Friday chemical safety round up
Nov09

Friday chemical safety round up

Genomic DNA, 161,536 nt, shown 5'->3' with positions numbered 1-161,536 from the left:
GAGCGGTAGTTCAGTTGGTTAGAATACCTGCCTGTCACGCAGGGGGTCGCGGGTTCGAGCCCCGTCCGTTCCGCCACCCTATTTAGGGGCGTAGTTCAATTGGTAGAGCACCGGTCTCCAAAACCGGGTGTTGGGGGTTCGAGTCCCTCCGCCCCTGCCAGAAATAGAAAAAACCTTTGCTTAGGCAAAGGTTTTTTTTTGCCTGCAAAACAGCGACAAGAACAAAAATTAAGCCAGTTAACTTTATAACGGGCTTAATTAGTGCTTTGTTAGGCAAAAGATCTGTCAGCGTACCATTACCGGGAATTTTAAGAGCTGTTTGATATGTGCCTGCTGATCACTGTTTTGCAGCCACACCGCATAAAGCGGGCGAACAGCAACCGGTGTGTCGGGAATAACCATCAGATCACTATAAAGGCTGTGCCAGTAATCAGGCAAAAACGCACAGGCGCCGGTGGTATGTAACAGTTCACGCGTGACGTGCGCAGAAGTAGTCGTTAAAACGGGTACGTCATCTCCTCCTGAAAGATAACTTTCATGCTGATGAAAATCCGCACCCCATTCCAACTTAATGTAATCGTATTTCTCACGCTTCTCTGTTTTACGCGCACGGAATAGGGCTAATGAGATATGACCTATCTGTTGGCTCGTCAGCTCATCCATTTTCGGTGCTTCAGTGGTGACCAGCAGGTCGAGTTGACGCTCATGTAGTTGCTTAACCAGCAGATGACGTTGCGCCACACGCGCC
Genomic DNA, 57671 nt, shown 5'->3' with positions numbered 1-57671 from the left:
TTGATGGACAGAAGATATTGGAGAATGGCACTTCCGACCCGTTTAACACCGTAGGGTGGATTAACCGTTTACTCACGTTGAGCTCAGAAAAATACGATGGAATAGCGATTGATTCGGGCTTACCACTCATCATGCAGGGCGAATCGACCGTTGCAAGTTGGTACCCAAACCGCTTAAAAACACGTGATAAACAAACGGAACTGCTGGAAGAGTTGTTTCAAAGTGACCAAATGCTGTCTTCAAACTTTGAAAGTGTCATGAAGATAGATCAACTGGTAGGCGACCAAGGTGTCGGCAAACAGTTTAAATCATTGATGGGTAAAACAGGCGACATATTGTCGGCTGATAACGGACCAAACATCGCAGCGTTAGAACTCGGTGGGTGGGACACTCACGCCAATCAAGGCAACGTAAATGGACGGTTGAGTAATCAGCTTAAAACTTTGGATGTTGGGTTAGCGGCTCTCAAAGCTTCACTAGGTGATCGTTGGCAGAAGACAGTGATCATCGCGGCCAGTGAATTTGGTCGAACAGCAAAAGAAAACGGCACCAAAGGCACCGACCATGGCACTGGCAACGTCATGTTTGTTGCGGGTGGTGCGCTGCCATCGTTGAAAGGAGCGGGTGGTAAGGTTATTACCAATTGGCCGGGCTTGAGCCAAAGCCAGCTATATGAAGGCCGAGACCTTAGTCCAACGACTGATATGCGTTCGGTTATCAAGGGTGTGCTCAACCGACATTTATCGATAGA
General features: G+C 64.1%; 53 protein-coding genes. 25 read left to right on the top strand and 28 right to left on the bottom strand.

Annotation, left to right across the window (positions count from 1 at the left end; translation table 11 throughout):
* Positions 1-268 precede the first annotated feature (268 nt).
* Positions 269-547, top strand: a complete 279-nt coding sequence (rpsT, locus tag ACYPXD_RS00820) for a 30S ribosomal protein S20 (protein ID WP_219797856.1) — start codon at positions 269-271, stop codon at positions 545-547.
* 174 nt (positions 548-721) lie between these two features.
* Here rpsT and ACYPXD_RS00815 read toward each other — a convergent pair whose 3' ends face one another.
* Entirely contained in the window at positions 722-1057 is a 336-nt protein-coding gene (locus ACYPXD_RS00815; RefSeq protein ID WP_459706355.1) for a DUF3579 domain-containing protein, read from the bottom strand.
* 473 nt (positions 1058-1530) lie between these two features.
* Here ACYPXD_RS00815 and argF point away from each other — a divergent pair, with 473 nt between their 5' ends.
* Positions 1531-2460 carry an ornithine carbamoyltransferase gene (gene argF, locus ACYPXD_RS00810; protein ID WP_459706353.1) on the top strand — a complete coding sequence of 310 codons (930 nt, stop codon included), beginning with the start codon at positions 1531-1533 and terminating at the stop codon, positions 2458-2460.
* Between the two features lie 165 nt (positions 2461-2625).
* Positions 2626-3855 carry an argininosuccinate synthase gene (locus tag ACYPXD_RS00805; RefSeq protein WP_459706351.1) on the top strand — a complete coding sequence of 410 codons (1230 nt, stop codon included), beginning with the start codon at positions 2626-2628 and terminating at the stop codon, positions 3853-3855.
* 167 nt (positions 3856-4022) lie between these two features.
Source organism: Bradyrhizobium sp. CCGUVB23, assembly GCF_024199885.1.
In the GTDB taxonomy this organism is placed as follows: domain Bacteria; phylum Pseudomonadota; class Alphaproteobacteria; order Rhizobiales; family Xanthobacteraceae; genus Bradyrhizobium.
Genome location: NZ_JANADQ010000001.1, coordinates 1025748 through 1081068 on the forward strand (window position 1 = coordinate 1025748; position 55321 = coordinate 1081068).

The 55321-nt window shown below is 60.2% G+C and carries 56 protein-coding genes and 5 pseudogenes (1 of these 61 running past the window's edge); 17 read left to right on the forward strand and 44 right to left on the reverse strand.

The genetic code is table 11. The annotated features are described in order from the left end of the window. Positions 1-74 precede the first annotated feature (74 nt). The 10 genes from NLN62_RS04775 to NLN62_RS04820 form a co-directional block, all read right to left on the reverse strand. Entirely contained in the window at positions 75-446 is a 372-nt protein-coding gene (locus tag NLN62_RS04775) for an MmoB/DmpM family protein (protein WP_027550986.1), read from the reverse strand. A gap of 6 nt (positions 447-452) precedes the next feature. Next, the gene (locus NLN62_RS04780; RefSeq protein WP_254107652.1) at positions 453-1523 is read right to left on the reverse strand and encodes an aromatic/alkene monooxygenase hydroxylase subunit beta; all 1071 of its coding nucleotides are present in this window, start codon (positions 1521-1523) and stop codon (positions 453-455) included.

First up, CENtral sSience is hosting a food science blog carnival next week! If you’ve got a favorite topic you’d like to write about out and no blog to put it on, we’ll be happy to host. See linked post for details. Now back to our regularly-scheduled (if somewhat irregularly written) chemical health and safety news from the past couple of weeks: Mythbusters is breaking out hazmat suits to explore some “Breaking Bad” chemistry, in particular the first-season scene involving use of hydrofluoric acid to dissolve a body. The episode will air in the spring. Redditors discussed lab accidents. The first response, to quote Derek Lowe, is like “the second law of thermodynamics come to take vengeance, with the entropy increasing as you go along.” Several chemistry bloggers were not impressed by Gizmodo’s “How to Use Basic Chemistry to Scare the Hell Out of Your Neighbours” Chemjobber posted about the PUREX process to extract uranium and plutonium from spent nuclear fuel: “There’s something amusing about a situation in which rocket fuel gets added to nuclear waste to generate a ‘relatively stable’ explosive waste product.” Joe Schwarcz, director of the Office for Science & Society at Canada’s McGill University, wrote about the Sangji case in the Montreal Gazette: “many chemists realize that neither UCLA nor Harran are unique examples of negligence in terms of safety, and recognize that their own closets may harbour skeletons.” UC posted a video of its “Enhancing a Culture of Safety Through the Development of a Chemical Safety Committee” webinar. Next up: “Wear Your Lab Coat! Changes in UCLA’s PPE Policy and How Researchers Responded,” Tuesday, Nov. 13, noon Pacific/3 p.m. Eastern. The chemistry department at England’s Keele University is embarking on a project dubbed CLEARS for Chemistry Laboratory Engagement and Assessment of Risk and Safety: We want to investigate ways in which students learn to think about laboratory safety. We want answers to the eternal question of why disposable nitrile gloves bestow the students with superpowers able to resist all chemicals. We want to figure out why half the class wants to put the aqueous sodium chloride in the halogenated waste. We want to investigate the misconceptions, the chemistry misconceptions, that underpin some of the frequent safety mistakes we see in the lab. We want a safety system that encourages students to think and evaluate rather than demanding simple compliance with rules but we can’t have that until we have a better idea of what on earth goes on in the minds of students when they are lurking in the laboratory. In the November issue of AIChE’s Process Safety Beacon, a challenge: Can you find...

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